Interslavic Language Creator & the Idea behind the Constructed Language Understandable to all Slavs
November 2, 2019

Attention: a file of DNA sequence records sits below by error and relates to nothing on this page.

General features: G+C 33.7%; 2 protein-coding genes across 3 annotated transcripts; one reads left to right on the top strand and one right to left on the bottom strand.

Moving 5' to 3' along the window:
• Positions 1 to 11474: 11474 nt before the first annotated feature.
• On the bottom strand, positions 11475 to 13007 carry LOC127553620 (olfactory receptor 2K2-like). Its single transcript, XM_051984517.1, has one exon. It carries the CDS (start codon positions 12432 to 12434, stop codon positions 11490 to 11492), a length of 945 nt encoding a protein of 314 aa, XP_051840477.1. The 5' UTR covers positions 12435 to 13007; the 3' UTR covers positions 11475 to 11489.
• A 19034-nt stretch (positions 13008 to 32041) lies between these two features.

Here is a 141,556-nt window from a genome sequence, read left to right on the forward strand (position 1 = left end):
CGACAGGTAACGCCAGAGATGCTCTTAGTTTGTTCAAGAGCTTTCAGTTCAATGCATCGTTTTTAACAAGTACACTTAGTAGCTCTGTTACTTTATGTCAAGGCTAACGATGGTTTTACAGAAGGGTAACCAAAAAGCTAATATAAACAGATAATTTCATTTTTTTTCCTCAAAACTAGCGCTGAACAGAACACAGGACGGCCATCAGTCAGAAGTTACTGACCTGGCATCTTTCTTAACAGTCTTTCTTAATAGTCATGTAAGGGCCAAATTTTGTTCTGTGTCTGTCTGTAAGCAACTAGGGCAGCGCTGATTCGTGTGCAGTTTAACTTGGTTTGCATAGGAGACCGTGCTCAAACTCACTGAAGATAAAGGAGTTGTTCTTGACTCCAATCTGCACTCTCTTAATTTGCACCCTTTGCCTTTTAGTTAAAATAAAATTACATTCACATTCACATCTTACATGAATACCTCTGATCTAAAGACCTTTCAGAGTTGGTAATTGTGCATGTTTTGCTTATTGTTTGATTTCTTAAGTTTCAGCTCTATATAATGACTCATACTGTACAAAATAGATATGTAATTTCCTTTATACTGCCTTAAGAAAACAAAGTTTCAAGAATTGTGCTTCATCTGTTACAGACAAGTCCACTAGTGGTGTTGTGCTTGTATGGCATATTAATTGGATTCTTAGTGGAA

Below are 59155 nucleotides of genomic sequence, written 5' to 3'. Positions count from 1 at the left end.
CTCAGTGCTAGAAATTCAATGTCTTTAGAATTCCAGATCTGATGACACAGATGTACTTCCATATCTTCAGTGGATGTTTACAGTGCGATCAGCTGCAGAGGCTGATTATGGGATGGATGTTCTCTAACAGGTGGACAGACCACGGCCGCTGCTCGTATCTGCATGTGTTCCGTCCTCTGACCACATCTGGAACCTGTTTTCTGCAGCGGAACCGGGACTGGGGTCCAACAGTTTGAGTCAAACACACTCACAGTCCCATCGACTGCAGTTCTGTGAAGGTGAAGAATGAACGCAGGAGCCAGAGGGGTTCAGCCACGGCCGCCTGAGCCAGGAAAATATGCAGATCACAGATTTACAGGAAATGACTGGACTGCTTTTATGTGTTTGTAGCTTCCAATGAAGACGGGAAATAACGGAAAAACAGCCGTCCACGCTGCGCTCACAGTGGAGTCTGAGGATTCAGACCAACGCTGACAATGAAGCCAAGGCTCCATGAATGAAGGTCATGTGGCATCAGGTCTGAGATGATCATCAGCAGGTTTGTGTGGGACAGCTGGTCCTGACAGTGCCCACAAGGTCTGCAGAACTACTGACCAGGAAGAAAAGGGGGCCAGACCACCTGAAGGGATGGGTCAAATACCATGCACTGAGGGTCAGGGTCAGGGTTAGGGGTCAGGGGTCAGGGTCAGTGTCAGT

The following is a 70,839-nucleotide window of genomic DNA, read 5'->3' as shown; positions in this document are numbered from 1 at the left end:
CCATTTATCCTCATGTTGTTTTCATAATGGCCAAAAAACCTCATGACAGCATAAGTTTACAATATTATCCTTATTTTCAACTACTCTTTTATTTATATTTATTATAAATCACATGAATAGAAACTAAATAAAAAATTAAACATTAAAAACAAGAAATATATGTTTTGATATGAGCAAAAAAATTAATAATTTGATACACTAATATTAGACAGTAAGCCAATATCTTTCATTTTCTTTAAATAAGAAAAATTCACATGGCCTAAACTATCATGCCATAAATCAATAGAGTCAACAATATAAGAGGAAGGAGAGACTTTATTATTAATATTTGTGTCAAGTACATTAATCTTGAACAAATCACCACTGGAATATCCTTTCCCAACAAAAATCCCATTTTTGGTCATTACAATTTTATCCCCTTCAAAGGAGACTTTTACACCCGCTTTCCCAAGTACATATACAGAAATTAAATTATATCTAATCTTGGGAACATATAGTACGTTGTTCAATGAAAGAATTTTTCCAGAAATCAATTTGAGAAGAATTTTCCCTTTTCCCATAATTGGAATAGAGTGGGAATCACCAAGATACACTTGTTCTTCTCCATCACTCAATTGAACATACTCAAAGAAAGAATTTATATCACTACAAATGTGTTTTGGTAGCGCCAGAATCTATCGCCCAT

Hello Everyone! It’s Norbert here. Today I’m in Prague and I have the pleasure of talking to one of the creators of the Interslavic language Vojtech Merunka. Good day Everyone! Today we’re going to talk about the Interslavic language. I will be asking Vojta questions in Polish language and he’ll be responding in the Interslavic language. So we’ll be able to see how it works. Thank you Norbert and we’ll testing to what extent a Polish person can hold a conversation with a person speaking the Interslavic language. All right. Let’s see then. The first question refers to the creators of the Interslavic language. People who encounter the Interslavic language for the first time, don’t fully know this world and they don’t know who actually created it. Ok. I got it. There are many creators. Not just one. The first was Jan van Steenbergen – my Dutch friend who together with his team created the Interslavic language, and I independently from him created the Neoslavonic language. We created our languages independently but our results were very similar. The languages were the same in 90%. After that we got in touch I and my team in Czechia, in Croatia, with the team of Steenbergen. We met and we organized a conference in Czech Republic but not in Prague but in Moravia – it’s the Eastern Part of Chechia, I think it was 2 years ago, and we agreed on the unification of both languages. Making it into one. And it’s our Interslavic language now. I understand. And where the idea of creating the language comes from? How did we start? The idea? Well, there were different ideas. My original idea was… since I was young I’ve been interested in history, evolution: evolution of human on Earth, evolution of life on Earth, on the planet and so on. And I was interested in the evolution of Slavs. Early history of Slavs. In the 9th century there was Great Moravia and saint Cyril and Methodius, who created the first literary Slavic language. The Old-Church-Slavonic. And I did a theoretical experiment on how this kind of language would look like today. In the modern times? To create a modern language like that. I’d call it an artificial language evolution from 9th to 21st century. That’s my position. Simply put I modernised the Old-Church-Slavonic. Mathematically I was looking at different transformations of our languages: how the languages like Czech, Russian, Polish, Croatian, Serbian and Bulgarian isolated from the Old-Church-Slavonic it’s my profession, I have a phd in Mathematics and I’m a software engineer. So I used mathematical methods and the IT to study why there were so many trends and the modern Slavic languages are so distant from one another even though they originate from one center. N: From one family? V: From one center, from one position. And I had a hypothesis that even though our languages branched out in different directions, they might still have a common center. A new root. I knew well that the Old-Church-Slavonic, that is still used in the Eastern Orthodox Church or the Catholic Church, particularly in Croatia, This language is not in the center of these languages anymore. It’s on the side, it’s archaic. And I was looking for the new middle. The new center. Yes. I used to read linguistic books about transformations of vowels, nasal sounds, consonants. Different languages were going through different transformations: different kinds of transformations of yers, the soft one and the hard one etc. And when we analysed it all statistically it became a data base – we used the statistics to find the new middle. A median, statistical average. I found this trend. ‘Ogólny trend’ in Polish. Universal trend. So you started the trend of collecting data? Yes. So I asked our Slavic studies professors, in Prague, to give me the dictionary with 6,000 words of classical Old-Church-Slavonic from the 9th century, I run this dictionary through a computer and I applied the processes I’ve found. With this technical means I created my first dictionary of Neoslavonic language. That was its name back then. I understand. And here, there are many questions under the videos whether this is an artificial language? Yes, artificial but derived from the Old-Church-Slavonic. I wrote about it in the book that I published with my colleague, associate professor, Denik Linhart. Together we applied for a grant to the European Union and we got money for a summer school. It was a small school, there was only 3 students but it was a real school. There was a tiny budget and… What year was it? It was back in 2010. No, I said ten (10). Yes, but it all was published on the internet And all these materials were published on the internet too? – Yes. it all was published and even today one can find it at neoslavonic.org as a historical monument. Is it the official website for the language? No, today the official site of the language is interslavic-language.org, or the site of Jan van Steenbergen. It’s all connected though. And my Neoslavonic is a sort of historical monument, something like that. A kind of archive? Yes, it’s a archive. So when it all was published in the internet I run into Jan van Steenbergen or he run into me, I’m not sure at this point who was the first, but we’ve been friends ever since. Another interesting fact is that the film director Václav Marhoul got the rights to the film ‘Painted Bird’ – ‘Malowany Ptak’ in Polish. His idea was that the people in the movie don’t speak neither in Polish, nor in Ukrainian, nor in any other particular language. So he tried to invent his own language but he quickly realised that it wasn’t an easy task. He wanted to create his own language for the movie? That was his idea. To create a language. An artistic language? In Czech cinematography we already had the tradition of using this kind of languages for example in case of the beautiful novels of Julius Verne from the 19th century. In film adaptations of Julius Verne’s novels… Do you know who Julius Verne is? The French, right. And there was an artificial language used as well. It means that it’s an old Czech tradition. But Václav Marhoul had to create a living language, used by the villagers, priests, townsmen etc., the intelectuals, primitive people Different levels of the language All the social layers, yes. And that was the problem. He realised it was a difficult task so he started looking it up in the internet to see if someone already had this kind of language ready to use – and he found me. It’s always worth checking if someone has done something already. That means that we’ve been in touch, with the director, 9 years already. I’ve translated all the dialogues to the movie. There were 16 versions of the script. And there is not much talking in this movie. Not much taking but there were 16 versions of the script. Here comes the plane! How do you say ‘airplane’ in Interslavic? It’s interesting, it’s the method of Jan van Steenbergen He come up with the strategy that we enter data collected from all 15 main languages to a data base. How to say an airplane – Cамолет, самолёт, letadlo etc. and the math does the job. There are some mathematical factors regarding the size of the language and the level of intelligibility to a neighboring language. So the criterion was if the language is understandable to others? Yes. The size – it means the number of people in a nation, and the the ineligibility rate has been established by the linguists. It’s also a mathematically verifiable quantity. So many words like the said ‘samolet’ is a result of the mathematics. We call it a ‘voting machine.’ Voting machine. Voting. And a voter is the one that votes. And that’s it. So that’s how it works. And under the video there were many comment saying that this language sounds like Russian. Is that the case? It’s not the Russian language. The thing is that there was an artist requested that the language should have a soft pronunciation. The thing is that the Southern Slavs speak with a harder pronunciation: t, d, n and so on. The Eastern Slavs – have a softer pronunciation. And the Western Slavs speak sometimes with the hard and sometimes with the soft pronunciation. The request was that the language has the soft pronunciation. In addition to that, I came up with the idea for the film if a person is from the lower social class, they are from the countryside and didn’t go to good school, they would speak with the softer pronunciation. normal people, they would speak with the softer pronunciation. However, if someone is highly educated, a priest for example, they would speak with a harder pronunciation. But if they speak to someone from the lower social strata, they would adjust their pronunciation to a softer one. As it occurs in a normal life. Another interesting fact about the film: the reviews made at the film festival in Venice said that there was only 9 minutes of the actual speech in Interslavic. That’s true but these are just the dialogues that are subtitled. This parts get translated into English or any other language. But the fact is that all the people that we can see on the screen speak Interslavic, e.g little kids playing outside, people working in the fields, in town and so on. There is a town, in the town there is a market, on the market there is a street, restaurant etc. All of these people speak Interslavic. But these dialogues are just the sound of the background that completes the picture and isn’t subtitled. There is no subtitles but you can still hear it. And all this is in the Interslavic language. So the Slavic people should be able to understand at least part of it. I think so. Perhaps they won’t understand it very well. You know, when someone is in the distance… maybe there will be a partial understanding of 20-30%, but people will understand something. I would sit all days for two months in the recording studio, here in Prague, and the director would tell me: you see, back there are two kids, the little one next to the other one. What do you think they’re saying? Basically they were extras and they spoke in Slovak or Ukrainian. They were regular people and not professional actors. They were saying something in their own languages. And that was a problem because you could tell that there is Ukrainian or Slovak language sounding in the background. So we had to cut out the original soundtrack and fill the gaps with dubbing. Interestingly, even some of the known Czech actors, even though they liked the film and had a great acting, when they were in the role they would forget about the Interslavic and they would insert Czech words in their speech, so… Because they are so similar, right? Yes, they are close, they are similar. So there was another problem to solve. Some actors had to dub themselves in the recording studio. Did you go to the film set too or you just worked in the dubbing studio? ‘Na planie’… I didn’t go to the film set too often. We call it ‘na place.’ I did go to the place where there is a videocamera, where actors play their roles, but just a few times. Because the crew was very professional and I thought the language to one of the crew members. The young man who had a mic and the actors had some sort of the spy equipment… a kind of shortwave radio… ‘wireless’ “Bespszewo…” Yes, without a wire. Wireless radio that you put in the ear like spies or James Bond. The guy would help them with the dialogues, he whispered the words to them. So I thought this man and I didn’t have to be on the set all the time. After all, the text was the most important. Writing it. – Yes, the text was ready. – I understand. That’s great. So the film is going to have the premiere soon, right? – Yes, it was in the morning… – It already happened? Last night was the premiere. Today we have Friday and it was on Thursday or Wednesday… well, not long ago, Wednesday, I think. Where can you watch it? In Czechia it’s going to be on the 12th of September and most likely in other countries as well… Soon. Soon. I think. So this is one of the applications of the language In the film industry. What about other applications, maybe more practical? Well, I know very well it’s a controversial topic, especially for the Poles, but you must know that there are American actors in this movie, like Harvey Keitel, a well known Hollywood actor – Julian Sands who plays in many sci-fi movies, e.g ‘Stargate’. Yes, he was in the series. These are very popular actors and they speak Interslavic. And there are many Slavic language speaking people in America. Millions of Americans have a grandpa or a grandma from Poland, from Ukraine, Czechia, Slovakia – because of migration to America. And these people recognise some words so I think that it’s going to be very popular among them because they all are going to hear a language that sounds familiar to them. And thanks to that the idea of the Interslavic language will reach more people. Regardless of the subject of the movie. Yes, that’s right. But coming back to the language itself What other practical uses do we have for the language? Well, it’s a good question. Our predecessors, the creators of similar languages, they worked in the 18th and 19th century (Jurij Križanić was the first Panslavist), they made the first universal Slavic language for art, for the higher culture, they wanted to write novels in this language and so on. But I think that it wasn’t a good strategy, because the best novels are written in native languages. For example – Sienkiewicz. It has to be in Polish, it doesn’t make sense to translate it to an interlanguage. Or, let’s say, Russian or Czech Čapek who invented the word ‘robot’ and so on. Or Serbian Antić. It doesn’t make sense to do that. No. In modern times we have a great migration of people, and I don’t mean a permanent migration. I’m talking about moving around for touristic purposes, people travel around Europe and the World. And when you use the interlanguage in this context it turns out it’s very useful, for example with tourist attractions. We did an experiment at the Dead Sea in Israel, the Israelis wanted to do it themselves, so we made a leaflet with the info about where is a towel, what bus goes to the beach, what time to come for breakfast, lunch and supper etc. And what was the result of the experiment? The Israeli one? Well. It was a success. The leaflet contained the info about breakfast, supper, check-in check-out times, how to sign in to the Wi-Fi, where is the bus stop to the beach, bus timetable, 20 minuets from the main entrance and so on. There was just one problem – the script. The script, right. But did those tourists know that it was the Interslavic language? But did those tourists know that it was the Interslavic language? – The tourists were from Poland, Czechia, Slovakia, Russia… Yes, there was a sign explaining that it’s the Interslavic language, but the problem was with the alphabet because we had to write it in two versions: the Latin and the Cyrillic alphabet. My experience was… So what was the problem? Not enough space? Well, when it was written in the Latin alphabet it was a problem for the Eastern Slavs – Russians, Ukrainians, Bulgarians… The Serbs had no problem, the Serbs know both alphabets. The others don’t know both alphabets and they read the Latin one like in English. A, b, s, d, e, f, g so they can’t read it. They don’t know how to read it. That’s the problem. No. Cyrillic. They have their Cyrillic alphabet but they can’t read the Latin one. I understand. Thy don’t understand the Latin one. They don’t know the Latin alphabet. For example the sign says ‘jego’ and they read it as ‘jay.’ That’s the problem. Yes. Because one has to learn it. Well, you’re not supposed to learn it, the idea is that you understand the language without prior learning. But I though it was written in both alphabets. Yes, it was. That’s how the problem was solved. There was a page and the text was in both alphabets. And it worked then. I’ve got one more question. Is the Interslavic language complete? I believe it isn’t. We need practice. I believe our grammar is completed in 95-100%. We’ve been doing this for 10 years already. The thing is that there are still some exceptions, special words, special verbs. It all needs to be used in practice. We’ve got little texts. Well, relatively speaking it’s not so little, that’s quite enough for a constructed language. We have a journal Slovjani.info, it’s a scholarly, peer-reviewed journal. It’s registered internationally and it has international editorial board. That’s all good. We also have our ‘čitateljnik’ – it’s 100 pages of our best texts written by about 20 of our best authors. Not just by me and Jan van Steenbergen. 20 of them. The problem is that it’s still not enough for a full language. The language has to start living to be able to grow. We’ve got 2000-2600 members on Facebook. These people are in touch with our language but only 200-300 write texts. The other ones understand the language but they respond in their own languages. I’d like to invite all the writers to try to write in our language. The people who write full texts in our language are… Not just funny memes with a couple of words – it’s not enough. But if you write full texts in our language you become a co-creator. Today you can still create something new in the Interslavic language. There is a lot of room for creating something new. Yes, but it’s a hard work. There is a need for texts. And if someone wants to get involved in the community, where they can get in touch? On Facebook in the group called Interslavic. Also on the website Interslavic language, just type ‘Interslavic language’ in English in the google search and you’ll find our website and the website of Jan van Steenbergen. You’ll find it all there. All right. So thank you very much for the conversation. My pleasure. And if you have any questions, write them below and we’ll try to answer as far as possible. Thanks for watching!